Some thoughts on #ChinaMeltdown – and beyond

These days and months, everyone seems to be looking east (Americans: west), trying to figure out what’s really going on inside China’s economy. Or rather inside China’s government, since most are well aware of the fact that after 35 years of “opening up”, the state and thus the Communist Party (CPC) is still the dominant actor in the country’s economy. The Cold War had its “Kremlin astrology”, and the cluelessness of western analysts talking about the CPC’s goals today seems to revive that discipline.

As in Soviet times, the main problem is probably that most “experts” analyze China with an entirely western mindset. They don’t question their own beliefs and basic premises, precisely because they can’t imagine certain of these actually not being universal, but specific to our current western society. In this sense, could it maybe be better to let non-economists talk about China’s economy (and society in general), people who are less tangled up in western economics academics’ way of thinking?

The following twelve theses will probably not find many adherents among economists. They are meant to be controversial, provoke constructive criticism or well-founded complete rebuttal – and will hopefully enrich the debate.

1. The primary forces responsible for China’s development are political, not economic. The latter are only allowed to unfold within more or less clearly defined limits set by the former.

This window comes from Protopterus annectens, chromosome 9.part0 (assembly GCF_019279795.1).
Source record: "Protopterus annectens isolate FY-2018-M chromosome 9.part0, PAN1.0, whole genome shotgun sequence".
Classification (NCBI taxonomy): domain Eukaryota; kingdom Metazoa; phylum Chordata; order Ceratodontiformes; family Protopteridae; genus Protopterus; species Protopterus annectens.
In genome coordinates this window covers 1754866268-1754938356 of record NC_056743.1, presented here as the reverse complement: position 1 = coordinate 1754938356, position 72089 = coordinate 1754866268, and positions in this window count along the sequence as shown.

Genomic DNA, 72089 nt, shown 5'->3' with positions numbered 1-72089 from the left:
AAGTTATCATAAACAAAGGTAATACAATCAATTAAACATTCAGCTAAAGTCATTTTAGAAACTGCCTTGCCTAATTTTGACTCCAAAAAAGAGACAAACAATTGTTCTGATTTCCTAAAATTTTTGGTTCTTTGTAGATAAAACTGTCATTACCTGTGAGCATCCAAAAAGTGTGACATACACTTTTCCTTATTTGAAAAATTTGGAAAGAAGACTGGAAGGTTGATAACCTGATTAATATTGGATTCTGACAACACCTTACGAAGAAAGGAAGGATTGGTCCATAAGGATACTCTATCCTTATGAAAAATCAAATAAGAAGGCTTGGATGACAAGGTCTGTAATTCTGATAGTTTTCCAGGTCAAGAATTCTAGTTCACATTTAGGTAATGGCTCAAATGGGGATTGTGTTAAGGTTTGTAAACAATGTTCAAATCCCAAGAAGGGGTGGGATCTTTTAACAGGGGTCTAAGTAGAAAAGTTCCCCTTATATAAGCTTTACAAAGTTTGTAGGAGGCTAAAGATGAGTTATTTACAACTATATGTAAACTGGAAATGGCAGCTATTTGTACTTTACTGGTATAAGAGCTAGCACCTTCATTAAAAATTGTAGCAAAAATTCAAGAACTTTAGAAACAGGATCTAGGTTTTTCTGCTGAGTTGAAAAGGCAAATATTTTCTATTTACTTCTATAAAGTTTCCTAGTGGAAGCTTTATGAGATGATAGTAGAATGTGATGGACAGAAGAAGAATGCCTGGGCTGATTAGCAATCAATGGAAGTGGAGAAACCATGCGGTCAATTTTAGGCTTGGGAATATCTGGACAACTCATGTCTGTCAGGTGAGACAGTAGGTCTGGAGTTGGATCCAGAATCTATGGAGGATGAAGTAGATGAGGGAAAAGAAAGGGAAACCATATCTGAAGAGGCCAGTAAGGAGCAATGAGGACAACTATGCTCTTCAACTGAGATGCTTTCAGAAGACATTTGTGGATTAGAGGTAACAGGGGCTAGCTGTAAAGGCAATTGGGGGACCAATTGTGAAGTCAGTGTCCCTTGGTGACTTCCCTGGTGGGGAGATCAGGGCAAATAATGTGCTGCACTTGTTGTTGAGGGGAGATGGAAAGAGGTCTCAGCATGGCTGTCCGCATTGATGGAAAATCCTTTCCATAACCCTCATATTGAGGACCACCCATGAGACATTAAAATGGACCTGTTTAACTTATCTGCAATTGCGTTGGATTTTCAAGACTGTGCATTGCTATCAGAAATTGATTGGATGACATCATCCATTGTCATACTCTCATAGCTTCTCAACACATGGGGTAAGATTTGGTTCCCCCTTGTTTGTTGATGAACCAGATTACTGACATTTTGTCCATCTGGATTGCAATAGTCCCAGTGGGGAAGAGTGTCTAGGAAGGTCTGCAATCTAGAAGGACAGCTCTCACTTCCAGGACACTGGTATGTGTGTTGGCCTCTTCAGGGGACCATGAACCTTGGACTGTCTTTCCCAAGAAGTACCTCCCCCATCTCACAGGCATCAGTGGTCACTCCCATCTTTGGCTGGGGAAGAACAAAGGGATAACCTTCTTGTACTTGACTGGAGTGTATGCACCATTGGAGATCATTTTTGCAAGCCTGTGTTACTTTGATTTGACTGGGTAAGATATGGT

2. The CPC sees private investment and stock/ financial markets as mere tools to further the country’s economic development, something that seems to have been forgotten in the west.

3. Their purpose was to funnel (international) capital into the construction of China’s economy and infrastructure, sector after sector according to plan.

4. State control of the banking sector and the currency market as well as a constant export surplus were vital prerequisites to guarantee CPC sovereignty over the development path.

5. Once the goal of reconstructing the country is largely completed, the financial markets will no longer be of interest to the CPC.

6. As China’s shadow banking sector is mostly (formally) illegal, there is no judicial way depositors and creditors can reclaim lost money in times of crisis.

7. China has positioned itself for the internationalization of the RMB with the new exchange rate regime as well as the AIIB, NDB, Silk Road Fund, BRICS CRA and IMF SDR bid.

8. When a severe crisis hits, the government will save those sectors of the real economy deemed important, not the financial markets and their actors.

9. For this purpose it will use both China’s huge foreign-exchange reserves and the new possibilities of the PBoC (central bank) due to the internationalization of the RMB.

10. The current global fear of a Chinese crisis with its ensuing capital flight is a welcome and long-sought opportunity for the government to reduce the aforementioned reserves.

11. The result will be stronger state/ CPC control of the Chinese economy, though certainly very different from the ‘traditional socialism’ of the 20th century.

12. The emerging new economic model will be shaped by different driving forces from today’s and imply a different role and understanding of ‘money’.

No economic system lasts forever. Each emerges in response to some major societal ‘need’ or challenge that the previous one is unable (or too slow) to adequately fulfill. If the current system does not find a way to answer the urgent questions concerning climate change and global inequality, it is obsolete. The question is not ‘if’, but ‘when’ and ‘how’ a new one will emerge – and what it will look like. It is far from impossible that after more than two hundred years of backwardness, China will once again lead the field towards systemic progress.